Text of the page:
GENTECH archive



Below is the full text of Goklany's "Risk-Risk" article in Nature
Biotechnology as requested by MichaelP.

Incidentally, MichaelP's argument that "doing nothing" can not increase an
existing risk is surely wrong. To take a less emotive example - we now know
that open wood and dung fires commonly used for cooking and heating by the
rural poor in developing countries has created a huge cancer and lung
damage risk, as bad as the worst city pollution. This risk was not
recognised originally because few cared and the rural poor rarely lived
long enough to turn up in the cancer statistics. 

If we know the numbers of rural poor are increasing or that their
conditions are deteriorating because of increased poverty, then this is an
increasing risk as well. Or one could argue that as rural poor life
expectancy increases (eg. through mass vaccination), so long term chronic
problems like air pollution become more tangible, so their "risk"

One effective solution would be to supply villages with electricity which
is totally clean for the user. But electricity brings risks too -
electrocution, fires from overheating wiring, damage to the environment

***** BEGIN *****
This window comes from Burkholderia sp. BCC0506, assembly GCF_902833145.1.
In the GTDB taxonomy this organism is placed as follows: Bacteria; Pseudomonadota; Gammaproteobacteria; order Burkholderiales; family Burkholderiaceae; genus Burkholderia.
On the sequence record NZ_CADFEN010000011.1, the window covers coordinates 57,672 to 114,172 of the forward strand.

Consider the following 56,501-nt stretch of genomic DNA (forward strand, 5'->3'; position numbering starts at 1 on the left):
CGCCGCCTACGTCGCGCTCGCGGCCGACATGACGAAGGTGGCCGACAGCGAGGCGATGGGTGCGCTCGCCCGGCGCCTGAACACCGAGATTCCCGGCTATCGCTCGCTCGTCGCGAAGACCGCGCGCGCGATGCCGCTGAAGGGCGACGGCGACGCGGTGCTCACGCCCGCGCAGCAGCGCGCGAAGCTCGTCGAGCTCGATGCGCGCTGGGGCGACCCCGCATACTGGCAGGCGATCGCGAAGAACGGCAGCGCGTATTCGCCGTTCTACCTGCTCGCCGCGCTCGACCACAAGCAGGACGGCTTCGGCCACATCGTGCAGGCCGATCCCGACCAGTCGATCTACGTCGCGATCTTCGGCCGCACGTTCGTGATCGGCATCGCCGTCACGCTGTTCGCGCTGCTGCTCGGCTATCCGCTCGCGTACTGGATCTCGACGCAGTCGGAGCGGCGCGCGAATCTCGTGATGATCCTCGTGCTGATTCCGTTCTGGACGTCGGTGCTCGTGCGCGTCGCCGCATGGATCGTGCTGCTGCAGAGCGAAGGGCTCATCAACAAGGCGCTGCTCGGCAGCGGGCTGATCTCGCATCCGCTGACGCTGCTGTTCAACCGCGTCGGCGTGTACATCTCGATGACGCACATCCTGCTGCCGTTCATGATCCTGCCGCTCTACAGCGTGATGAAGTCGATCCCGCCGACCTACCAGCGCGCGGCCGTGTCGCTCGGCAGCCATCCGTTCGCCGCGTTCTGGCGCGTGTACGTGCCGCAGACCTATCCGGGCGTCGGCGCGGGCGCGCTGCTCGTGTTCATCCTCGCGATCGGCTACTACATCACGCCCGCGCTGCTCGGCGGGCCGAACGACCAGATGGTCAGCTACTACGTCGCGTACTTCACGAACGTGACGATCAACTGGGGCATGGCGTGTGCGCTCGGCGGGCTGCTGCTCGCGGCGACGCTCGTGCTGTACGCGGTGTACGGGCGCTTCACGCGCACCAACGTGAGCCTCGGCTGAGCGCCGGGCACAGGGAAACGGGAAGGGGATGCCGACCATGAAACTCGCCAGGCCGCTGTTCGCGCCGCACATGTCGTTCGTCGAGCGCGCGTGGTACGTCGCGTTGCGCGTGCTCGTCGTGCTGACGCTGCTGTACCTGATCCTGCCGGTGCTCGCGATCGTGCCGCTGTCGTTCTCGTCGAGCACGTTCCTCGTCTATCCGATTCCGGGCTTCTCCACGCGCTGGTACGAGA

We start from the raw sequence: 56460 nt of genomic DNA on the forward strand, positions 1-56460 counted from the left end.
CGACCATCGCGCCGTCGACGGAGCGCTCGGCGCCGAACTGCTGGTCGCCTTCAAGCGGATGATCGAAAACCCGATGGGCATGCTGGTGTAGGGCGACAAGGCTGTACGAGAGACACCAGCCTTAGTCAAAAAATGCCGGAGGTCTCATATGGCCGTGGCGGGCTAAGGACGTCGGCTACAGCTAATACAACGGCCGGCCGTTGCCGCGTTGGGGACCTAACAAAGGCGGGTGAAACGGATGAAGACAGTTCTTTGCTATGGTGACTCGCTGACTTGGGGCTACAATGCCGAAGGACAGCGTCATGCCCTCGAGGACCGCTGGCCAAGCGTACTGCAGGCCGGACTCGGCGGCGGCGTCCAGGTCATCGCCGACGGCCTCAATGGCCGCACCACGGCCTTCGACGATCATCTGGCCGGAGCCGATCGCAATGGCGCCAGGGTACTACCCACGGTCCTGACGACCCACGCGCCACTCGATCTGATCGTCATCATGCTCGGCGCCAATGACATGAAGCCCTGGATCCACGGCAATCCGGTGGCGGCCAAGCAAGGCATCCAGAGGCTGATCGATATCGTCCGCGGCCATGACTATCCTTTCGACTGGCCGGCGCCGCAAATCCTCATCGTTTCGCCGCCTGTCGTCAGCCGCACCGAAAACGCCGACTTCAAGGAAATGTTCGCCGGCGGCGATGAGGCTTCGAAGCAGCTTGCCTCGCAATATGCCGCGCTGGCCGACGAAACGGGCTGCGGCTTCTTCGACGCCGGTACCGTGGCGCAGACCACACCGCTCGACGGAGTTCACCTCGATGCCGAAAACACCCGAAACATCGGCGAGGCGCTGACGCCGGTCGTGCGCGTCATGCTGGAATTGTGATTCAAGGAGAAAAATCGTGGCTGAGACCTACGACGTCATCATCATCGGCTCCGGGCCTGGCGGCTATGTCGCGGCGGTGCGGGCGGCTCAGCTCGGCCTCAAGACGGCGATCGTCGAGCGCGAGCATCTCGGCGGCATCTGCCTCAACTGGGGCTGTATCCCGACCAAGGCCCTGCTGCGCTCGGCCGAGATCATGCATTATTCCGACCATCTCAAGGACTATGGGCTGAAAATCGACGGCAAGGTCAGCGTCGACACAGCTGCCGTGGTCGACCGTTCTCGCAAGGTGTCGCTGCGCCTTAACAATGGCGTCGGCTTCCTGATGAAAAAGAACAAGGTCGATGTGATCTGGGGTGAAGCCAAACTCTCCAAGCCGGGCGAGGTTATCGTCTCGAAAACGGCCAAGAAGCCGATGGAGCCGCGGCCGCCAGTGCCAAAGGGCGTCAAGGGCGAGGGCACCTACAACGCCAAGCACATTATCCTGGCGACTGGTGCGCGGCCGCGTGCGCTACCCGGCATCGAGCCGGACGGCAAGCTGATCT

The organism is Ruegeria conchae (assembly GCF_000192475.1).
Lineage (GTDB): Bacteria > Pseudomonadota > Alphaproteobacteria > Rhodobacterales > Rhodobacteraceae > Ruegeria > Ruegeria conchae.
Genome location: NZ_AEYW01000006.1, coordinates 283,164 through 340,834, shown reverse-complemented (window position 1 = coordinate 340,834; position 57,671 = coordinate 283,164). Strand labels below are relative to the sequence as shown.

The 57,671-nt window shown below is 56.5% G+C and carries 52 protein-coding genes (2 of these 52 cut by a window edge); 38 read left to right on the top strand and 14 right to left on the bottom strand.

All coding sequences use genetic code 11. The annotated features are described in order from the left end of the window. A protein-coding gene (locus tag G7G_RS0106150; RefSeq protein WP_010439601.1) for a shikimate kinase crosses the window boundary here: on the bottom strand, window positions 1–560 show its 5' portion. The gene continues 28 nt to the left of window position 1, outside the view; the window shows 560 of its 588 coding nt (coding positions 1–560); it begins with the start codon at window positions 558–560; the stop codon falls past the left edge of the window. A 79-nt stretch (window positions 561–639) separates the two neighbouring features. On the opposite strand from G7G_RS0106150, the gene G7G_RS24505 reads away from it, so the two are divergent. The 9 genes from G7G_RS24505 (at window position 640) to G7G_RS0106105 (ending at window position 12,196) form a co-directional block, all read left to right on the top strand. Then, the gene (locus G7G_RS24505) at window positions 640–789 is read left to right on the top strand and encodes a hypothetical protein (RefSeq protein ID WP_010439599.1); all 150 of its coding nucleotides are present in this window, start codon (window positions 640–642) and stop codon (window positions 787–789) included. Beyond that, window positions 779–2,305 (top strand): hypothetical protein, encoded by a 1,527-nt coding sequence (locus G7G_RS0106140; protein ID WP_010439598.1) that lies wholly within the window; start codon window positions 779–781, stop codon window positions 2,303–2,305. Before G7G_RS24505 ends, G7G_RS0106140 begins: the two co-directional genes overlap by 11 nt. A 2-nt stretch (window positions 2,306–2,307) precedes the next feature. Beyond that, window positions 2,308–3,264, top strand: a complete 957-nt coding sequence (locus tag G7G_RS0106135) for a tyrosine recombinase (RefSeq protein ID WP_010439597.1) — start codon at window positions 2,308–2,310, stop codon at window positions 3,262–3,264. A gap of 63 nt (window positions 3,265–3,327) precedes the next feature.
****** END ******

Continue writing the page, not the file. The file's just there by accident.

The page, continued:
from fossil fuel burning and erecting transmission lines. Even with local
solar arrays, making solar cells requires toxic chemical processes and they
have to be transported to the villages which uses fossil fuel. And solar is
in its infancy so we even don't know the long term consequences of
deploying it on a large scale.

So the alternative comes with its own set of risks, some of which are
novel. Does the precautionary principle really tell us to do nothing - that
"known" old risks are ab initio "less" than "unknown" new risks? Surely
not. We have to proceed by balancing off both sets of risks - and both sets
of benefits. 

If we don't have all the answers, we proceed cautiously, we don't just stop
and twiddle our thumbs. The option of doing nothing may look safe and make
everyone (the already comfortable anyway) happy, but it doesn't require
much imagination to see that it is a sure way in practice  to condemn a
large part of humanity.

As the progressive politician Robert Kennedy once said: "Some people see
things as they are and say, Why? I dream things that never were and say,
Why not?"


From Precautionary Principle To Risk-Risk Analysis
Nature Biotechnology, November 2002 Volume 20 Number 11 p 1075 

Indur M. Goklany is a manager with the US Department of the Interior's
Office of Policy Analysis. Views expressed here are his alone and not
necessarily those of any unit of the US government e-mail:

Both proponents and opponents of the precautionary principle have often
argued that it substitutes for risk analysis. The principle itself received
a ringing endorsement when The New York Times Magazine's year-end review of